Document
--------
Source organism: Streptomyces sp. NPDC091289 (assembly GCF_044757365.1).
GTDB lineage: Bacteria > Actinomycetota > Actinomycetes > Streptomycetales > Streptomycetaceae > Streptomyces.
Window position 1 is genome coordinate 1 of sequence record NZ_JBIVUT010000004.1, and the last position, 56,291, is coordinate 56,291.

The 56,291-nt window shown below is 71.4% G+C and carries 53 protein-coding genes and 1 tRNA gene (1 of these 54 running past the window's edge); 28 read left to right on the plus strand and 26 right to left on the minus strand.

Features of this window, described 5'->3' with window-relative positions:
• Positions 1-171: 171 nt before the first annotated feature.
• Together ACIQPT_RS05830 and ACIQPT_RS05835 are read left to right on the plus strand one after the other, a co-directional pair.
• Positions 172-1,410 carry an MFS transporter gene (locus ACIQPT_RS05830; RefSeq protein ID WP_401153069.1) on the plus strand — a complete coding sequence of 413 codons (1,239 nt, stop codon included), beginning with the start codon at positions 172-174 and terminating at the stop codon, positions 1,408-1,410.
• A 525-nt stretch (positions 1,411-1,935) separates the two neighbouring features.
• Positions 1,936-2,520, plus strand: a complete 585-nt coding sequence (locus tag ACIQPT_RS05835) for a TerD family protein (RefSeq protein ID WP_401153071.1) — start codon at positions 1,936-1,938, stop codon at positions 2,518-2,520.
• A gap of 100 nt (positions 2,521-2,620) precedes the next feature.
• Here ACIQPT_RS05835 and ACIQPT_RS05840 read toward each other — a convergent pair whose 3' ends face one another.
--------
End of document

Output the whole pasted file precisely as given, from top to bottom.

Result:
Source organism: Streptomyces sp. NPDC091289 (assembly GCF_044757365.1).
GTDB lineage: Bacteria > Actinomycetota > Actinomycetes > Streptomycetales > Streptomycetaceae > Streptomyces.
Window position 1 is genome coordinate 1 of sequence record NZ_JBIVUT010000004.1, and the last position, 56,291, is coordinate 56,291.

The 56,291-nt window shown below is 71.4% G+C and carries 53 protein-coding genes and 1 tRNA gene (1 of these 54 running past the window's edge); 28 read left to right on the plus strand and 26 right to left on the minus strand.

Features of this window, described 5'->3' with window-relative positions:
• Positions 1-171: 171 nt before the first annotated feature.
• Together ACIQPT_RS05830 and ACIQPT_RS05835 are read left to right on the plus strand one after the other, a co-directional pair.
• Positions 172-1,410 carry an MFS transporter gene (locus ACIQPT_RS05830; RefSeq protein ID WP_401153069.1) on the plus strand — a complete coding sequence of 413 codons (1,239 nt, stop codon included), beginning with the start codon at positions 172-174 and terminating at the stop codon, positions 1,408-1,410.
• A 525-nt stretch (positions 1,411-1,935) separates the two neighbouring features.
• Positions 1,936-2,520, plus strand: a complete 585-nt coding sequence (locus tag ACIQPT_RS05835) for a TerD family protein (RefSeq protein ID WP_401153071.1) — start codon at positions 1,936-1,938, stop codon at positions 2,518-2,520.
• A gap of 100 nt (positions 2,521-2,620) precedes the next feature.
• Here ACIQPT_RS05835 and ACIQPT_RS05840 read toward each other — a convergent pair whose 3' ends face one another.